A Turkish court this week convicted Wall Street Journal reporter Ayla Albayrak under an anti-terrorism law for supposedly propagandizing on behalf of the terrorist Kurdistan Workers’ Party, or PKK.
This, for simply reporting on August 2015 fighting in the remote, Kurdish-majority city Silopi, near the Syrian and Iraqi borders.
Albayrak, a Turkish and Finnish dual citizen, was convicted in absentia: She is safe in New York. And the Journal (owned, like The Post, by News Corp) is standing by her.
“This was an unfounded criminal charge and wildly inappropriate conviction that wrongly singled out a balanced Wall Street Journal report,” noted the paper’s editor-in-chief, Gerard Baker. “The sole purpose of the article was to provide objective and independent reporting on events in Turkey, and it succeeded.”
Plainly, Erdogan above all wants to crush “objective and independent reporting on events in Turkey.” The media there already don’t dare criticize him, and now he’s looking to muzzle the rest of the world.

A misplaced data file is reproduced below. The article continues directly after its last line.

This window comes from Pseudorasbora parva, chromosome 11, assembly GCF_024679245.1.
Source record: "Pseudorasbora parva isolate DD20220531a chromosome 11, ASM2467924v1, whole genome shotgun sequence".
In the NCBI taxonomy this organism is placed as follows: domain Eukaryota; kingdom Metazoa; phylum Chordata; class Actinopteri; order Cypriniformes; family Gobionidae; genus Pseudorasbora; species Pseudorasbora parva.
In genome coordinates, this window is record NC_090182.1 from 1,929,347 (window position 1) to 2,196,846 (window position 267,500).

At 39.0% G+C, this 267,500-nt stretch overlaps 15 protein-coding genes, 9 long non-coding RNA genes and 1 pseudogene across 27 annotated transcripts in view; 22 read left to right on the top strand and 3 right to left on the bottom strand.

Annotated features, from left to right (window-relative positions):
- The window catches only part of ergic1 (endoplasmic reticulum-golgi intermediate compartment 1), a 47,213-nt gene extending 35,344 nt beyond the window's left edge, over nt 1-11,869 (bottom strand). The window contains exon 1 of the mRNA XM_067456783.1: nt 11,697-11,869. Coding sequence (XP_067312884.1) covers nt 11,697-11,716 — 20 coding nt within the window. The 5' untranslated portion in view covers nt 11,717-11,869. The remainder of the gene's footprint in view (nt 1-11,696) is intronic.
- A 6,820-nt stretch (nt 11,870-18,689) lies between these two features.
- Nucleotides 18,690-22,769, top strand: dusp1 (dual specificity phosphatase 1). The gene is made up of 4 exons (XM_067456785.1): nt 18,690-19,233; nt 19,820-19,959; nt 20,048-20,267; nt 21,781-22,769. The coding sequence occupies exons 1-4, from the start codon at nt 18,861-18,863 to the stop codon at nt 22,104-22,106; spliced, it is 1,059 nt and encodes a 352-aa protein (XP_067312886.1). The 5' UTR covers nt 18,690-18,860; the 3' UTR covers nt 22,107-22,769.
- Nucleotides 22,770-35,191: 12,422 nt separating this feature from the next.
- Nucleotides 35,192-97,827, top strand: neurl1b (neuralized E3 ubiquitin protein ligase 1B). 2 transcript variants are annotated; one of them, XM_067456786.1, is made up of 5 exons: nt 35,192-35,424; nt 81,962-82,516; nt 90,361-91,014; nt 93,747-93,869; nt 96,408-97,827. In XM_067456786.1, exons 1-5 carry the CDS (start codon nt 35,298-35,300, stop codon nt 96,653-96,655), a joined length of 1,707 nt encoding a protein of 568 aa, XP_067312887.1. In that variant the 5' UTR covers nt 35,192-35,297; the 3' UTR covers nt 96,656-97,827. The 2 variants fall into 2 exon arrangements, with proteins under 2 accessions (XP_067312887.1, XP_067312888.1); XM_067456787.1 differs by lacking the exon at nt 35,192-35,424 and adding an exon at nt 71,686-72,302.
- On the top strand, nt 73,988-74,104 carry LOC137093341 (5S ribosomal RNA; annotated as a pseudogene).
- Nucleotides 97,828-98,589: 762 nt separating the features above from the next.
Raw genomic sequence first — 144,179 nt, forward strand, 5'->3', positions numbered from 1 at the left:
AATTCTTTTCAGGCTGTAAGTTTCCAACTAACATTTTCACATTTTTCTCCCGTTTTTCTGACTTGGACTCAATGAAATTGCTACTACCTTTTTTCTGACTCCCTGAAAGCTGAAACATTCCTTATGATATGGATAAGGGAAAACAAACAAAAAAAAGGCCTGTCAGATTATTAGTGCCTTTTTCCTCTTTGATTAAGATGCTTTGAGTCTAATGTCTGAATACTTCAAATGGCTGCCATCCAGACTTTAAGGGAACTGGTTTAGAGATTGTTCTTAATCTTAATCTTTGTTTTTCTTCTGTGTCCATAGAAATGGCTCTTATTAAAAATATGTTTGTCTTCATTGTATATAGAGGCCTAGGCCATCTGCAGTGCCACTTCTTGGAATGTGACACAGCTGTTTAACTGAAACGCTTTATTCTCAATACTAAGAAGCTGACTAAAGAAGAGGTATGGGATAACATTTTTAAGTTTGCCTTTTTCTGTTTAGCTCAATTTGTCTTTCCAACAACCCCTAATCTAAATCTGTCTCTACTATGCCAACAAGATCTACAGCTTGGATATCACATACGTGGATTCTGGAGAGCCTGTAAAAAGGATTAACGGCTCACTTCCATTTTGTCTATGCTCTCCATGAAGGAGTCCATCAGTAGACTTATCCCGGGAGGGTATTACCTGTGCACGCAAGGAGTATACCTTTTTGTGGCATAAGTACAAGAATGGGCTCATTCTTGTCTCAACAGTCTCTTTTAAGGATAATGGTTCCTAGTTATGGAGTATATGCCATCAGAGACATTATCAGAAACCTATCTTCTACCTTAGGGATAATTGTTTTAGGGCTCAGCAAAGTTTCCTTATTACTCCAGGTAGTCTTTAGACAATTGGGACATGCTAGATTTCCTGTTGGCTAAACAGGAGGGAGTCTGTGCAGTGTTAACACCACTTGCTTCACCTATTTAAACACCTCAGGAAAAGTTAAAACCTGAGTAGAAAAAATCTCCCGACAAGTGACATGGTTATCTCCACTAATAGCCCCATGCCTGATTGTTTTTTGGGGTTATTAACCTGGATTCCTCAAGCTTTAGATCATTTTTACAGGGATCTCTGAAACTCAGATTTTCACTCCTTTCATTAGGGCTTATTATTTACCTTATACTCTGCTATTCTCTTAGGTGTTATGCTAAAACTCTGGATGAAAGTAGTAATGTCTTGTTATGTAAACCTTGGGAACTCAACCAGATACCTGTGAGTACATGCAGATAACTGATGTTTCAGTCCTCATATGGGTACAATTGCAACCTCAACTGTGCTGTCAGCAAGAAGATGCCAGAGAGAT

Turkey is the world leader in imprisoned reporters, with 81 behind bars. And the tyrant’s excuse for it is laughable.
At last month’s Bloomberg Global Business Forum in New York, he said: “The ones who have been sentenced, who have been imprisoned, are not journalists. Most of them are terrorists. Many have been involved in burglaries and some have been caught red-handed as they were trying to empty ATM machines.”
The West is on notice: Freedom is dead in Turkey.